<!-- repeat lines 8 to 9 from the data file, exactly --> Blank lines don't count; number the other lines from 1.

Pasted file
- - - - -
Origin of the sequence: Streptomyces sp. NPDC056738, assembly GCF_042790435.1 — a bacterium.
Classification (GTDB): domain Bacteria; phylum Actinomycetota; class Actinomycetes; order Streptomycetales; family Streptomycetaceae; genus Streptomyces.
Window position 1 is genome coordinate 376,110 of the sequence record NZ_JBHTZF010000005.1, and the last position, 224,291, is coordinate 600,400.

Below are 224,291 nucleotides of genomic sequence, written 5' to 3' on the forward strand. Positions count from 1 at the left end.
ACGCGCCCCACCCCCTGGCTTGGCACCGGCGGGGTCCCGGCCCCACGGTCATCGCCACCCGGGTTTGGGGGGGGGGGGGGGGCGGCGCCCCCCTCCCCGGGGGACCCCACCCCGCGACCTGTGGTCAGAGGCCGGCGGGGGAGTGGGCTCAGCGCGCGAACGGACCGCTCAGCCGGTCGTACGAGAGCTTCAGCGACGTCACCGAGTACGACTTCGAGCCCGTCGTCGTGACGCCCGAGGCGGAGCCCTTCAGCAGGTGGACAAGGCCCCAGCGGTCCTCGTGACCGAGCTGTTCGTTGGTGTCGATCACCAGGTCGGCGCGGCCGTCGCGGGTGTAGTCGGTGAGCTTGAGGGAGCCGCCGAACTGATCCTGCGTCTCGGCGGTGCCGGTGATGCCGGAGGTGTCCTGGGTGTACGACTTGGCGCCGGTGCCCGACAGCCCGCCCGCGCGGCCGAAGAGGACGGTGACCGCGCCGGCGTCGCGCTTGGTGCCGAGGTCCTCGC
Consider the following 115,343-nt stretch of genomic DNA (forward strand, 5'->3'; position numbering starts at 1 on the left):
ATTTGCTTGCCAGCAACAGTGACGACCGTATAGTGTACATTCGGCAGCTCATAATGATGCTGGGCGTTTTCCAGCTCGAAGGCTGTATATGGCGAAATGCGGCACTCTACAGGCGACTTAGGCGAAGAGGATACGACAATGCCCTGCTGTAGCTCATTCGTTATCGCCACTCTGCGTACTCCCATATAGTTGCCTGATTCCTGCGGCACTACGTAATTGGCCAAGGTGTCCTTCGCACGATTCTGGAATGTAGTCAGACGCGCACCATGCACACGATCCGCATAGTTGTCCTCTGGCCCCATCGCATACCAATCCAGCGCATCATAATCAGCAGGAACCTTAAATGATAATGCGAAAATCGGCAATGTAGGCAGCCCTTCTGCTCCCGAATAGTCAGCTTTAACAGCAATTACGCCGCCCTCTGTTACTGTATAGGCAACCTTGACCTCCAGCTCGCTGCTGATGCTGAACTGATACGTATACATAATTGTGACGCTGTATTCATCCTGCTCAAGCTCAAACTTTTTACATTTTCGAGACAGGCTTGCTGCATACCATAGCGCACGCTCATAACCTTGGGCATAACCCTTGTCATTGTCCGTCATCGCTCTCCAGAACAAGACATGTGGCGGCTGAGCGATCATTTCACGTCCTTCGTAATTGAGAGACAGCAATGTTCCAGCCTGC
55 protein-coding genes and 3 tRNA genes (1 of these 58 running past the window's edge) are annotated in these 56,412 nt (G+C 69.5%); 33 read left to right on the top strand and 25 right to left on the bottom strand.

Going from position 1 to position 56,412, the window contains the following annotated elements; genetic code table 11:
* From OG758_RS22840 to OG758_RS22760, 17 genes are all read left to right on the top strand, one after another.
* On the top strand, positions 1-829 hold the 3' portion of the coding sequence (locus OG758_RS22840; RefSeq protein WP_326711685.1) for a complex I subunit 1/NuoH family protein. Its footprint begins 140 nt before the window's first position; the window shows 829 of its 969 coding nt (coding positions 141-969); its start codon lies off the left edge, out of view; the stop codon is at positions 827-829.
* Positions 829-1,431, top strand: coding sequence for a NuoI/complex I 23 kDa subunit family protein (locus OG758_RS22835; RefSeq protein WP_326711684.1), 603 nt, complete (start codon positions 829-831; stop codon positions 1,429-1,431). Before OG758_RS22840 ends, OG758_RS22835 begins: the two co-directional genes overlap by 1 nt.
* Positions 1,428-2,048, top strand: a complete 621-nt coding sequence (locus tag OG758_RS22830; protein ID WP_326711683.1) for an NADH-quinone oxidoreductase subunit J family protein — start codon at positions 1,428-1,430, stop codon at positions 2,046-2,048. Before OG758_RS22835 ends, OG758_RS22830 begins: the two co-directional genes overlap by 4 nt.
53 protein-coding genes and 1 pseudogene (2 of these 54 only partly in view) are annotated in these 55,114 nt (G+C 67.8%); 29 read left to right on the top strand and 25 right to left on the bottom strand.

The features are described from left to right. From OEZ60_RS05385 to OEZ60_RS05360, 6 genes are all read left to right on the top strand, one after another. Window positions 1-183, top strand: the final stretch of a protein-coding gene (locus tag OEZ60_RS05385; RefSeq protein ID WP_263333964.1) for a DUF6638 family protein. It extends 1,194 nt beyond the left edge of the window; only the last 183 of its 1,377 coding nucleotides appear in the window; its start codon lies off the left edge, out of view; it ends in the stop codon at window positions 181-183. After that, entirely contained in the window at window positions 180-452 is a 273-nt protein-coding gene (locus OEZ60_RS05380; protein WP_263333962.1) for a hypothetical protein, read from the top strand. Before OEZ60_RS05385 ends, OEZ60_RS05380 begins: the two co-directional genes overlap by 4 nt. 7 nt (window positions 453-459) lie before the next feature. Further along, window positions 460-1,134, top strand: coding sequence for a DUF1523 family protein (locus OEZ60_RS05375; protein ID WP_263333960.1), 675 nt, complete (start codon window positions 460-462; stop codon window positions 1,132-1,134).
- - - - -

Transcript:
55 protein-coding genes and 3 tRNA genes (1 of these 58 running past the window's edge) are annotated in these 56,412 nt (G+C 69.5%); 33 read left to right on the top strand and 25 right to left on the bottom strand.

Going from position 1 to position 56,412, the window contains the following annotated elements; genetic code table 11: